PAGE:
BALTIMORE (WJZ)– After hundreds of students and teachers voiced concerns about education the Baltimore City Council and the mayor have agreed on a budget.

The budget will put more cash into public schools and after school programs.

Some call the deal a public safety strategy.

It includes more than $10 million to city schools over the course of three years.

The budget standoff lingered for weeks, heated moments and nights of duking it out in City Hall are now in the past.

“It’s very hard to do what council did,” says Councilwoman Mary Pat Clarke of the 14th district.

The council and the Mayor Catherine Pugh hammered out a deal that focuses heavily on education, sending $3 million to city schools each year, $2.6 million to after school programs and $1.5 million to safe streets.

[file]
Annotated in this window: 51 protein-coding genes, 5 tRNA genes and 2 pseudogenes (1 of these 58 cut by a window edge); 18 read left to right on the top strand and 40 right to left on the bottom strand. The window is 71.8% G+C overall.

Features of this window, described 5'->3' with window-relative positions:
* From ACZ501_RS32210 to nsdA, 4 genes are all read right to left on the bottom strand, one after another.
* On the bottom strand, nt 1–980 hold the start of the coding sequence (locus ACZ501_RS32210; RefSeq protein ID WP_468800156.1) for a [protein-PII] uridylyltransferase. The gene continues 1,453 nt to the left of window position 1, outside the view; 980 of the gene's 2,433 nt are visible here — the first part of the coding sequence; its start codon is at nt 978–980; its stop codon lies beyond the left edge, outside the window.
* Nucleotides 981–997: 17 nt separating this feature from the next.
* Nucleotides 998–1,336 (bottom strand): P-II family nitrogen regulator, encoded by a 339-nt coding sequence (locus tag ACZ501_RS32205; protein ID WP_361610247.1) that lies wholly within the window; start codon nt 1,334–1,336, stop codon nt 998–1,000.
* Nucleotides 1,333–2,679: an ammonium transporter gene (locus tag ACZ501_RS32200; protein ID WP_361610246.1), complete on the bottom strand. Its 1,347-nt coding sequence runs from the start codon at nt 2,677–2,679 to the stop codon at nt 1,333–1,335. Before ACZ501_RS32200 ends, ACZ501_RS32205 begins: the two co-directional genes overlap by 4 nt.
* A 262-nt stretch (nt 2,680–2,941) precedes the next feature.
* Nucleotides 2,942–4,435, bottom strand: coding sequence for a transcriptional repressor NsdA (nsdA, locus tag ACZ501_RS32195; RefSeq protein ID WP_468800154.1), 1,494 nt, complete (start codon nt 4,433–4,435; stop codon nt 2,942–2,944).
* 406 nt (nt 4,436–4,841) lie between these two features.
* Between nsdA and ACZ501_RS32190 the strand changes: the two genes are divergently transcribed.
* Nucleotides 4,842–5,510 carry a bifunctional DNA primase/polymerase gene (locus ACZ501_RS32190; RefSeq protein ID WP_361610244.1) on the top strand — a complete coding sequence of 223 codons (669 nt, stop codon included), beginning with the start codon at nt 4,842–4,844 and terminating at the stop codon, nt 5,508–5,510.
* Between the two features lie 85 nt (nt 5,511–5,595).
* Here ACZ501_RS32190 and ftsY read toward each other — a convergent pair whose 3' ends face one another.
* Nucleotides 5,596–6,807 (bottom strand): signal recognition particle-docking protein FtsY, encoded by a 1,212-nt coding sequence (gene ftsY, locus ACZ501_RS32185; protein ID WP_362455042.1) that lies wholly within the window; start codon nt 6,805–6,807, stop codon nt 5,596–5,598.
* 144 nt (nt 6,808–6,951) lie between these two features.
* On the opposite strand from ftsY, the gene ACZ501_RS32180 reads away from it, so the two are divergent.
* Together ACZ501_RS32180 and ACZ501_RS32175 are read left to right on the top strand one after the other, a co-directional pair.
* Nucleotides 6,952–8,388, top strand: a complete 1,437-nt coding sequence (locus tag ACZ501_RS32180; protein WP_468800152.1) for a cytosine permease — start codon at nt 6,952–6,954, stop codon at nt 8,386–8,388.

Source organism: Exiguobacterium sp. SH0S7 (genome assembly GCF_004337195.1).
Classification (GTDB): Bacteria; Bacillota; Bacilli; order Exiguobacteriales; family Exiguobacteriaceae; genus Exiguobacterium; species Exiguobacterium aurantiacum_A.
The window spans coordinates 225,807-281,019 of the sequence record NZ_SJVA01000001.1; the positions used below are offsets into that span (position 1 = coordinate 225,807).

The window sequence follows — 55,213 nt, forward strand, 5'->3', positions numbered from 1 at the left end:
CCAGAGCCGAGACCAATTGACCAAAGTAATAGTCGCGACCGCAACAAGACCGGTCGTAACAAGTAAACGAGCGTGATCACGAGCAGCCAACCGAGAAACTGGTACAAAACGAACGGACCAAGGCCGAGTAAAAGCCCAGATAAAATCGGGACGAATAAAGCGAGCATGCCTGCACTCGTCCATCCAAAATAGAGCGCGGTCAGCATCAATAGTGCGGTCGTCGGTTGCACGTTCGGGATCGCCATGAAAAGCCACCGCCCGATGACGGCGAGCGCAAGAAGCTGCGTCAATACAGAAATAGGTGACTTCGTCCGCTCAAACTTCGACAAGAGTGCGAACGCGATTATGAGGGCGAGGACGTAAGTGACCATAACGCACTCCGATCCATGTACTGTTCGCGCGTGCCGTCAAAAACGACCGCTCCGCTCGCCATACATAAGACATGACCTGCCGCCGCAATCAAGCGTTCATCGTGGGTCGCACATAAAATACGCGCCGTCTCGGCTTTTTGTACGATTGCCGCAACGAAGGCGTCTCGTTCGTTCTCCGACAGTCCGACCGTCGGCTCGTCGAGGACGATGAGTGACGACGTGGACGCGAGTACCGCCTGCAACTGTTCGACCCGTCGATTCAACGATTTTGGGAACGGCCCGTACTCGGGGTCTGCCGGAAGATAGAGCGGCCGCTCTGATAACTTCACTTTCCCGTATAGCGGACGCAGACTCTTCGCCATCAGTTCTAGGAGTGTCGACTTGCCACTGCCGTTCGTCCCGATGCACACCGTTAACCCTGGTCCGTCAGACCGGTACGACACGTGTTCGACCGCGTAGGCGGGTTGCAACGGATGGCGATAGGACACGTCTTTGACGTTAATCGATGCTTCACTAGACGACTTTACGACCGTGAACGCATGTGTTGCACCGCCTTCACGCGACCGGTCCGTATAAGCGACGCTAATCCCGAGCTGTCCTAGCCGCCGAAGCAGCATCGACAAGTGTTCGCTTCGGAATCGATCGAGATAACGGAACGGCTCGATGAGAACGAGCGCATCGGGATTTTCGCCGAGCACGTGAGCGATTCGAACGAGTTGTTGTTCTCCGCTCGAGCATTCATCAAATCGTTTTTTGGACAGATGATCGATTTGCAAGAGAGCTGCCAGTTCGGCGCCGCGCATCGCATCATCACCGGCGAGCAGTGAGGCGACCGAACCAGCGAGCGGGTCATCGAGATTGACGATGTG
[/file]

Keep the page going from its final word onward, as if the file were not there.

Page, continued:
“Our kids need more and I’m so proud that this city council stood with children and delivered for them,” says Councilman Zeke Cohen of the 1st district.

In a city ravaged by gunfire, councilman Cohen says it’s about giving young ones a chance.

“If our kids don’t feel nurtured, if they don’t feel like our city cares about them, we’re going to have so much more violence,” Cohen says.

Before the budget deal, city schools thought they’d be forced to lay off more than 1,000 employees but at the end of the day, it turned out to only be dozens.

The council even approved a series of cuts to the mayor’s proposal totaling more than $20 million.

Councilwoman Clarke says it’s all about the children.

“It says they’re the most important things in the world to us in the city government,” she says.

At the same time, it shows unity between the council and the mayor.

“It just feels like an enormous win for Baltimore as you know, this is a city that needs some wins right now,” Cohen says.

The budget still has to pass through some procedural steps but is expected to be finalized on Monday.

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Rick Ritter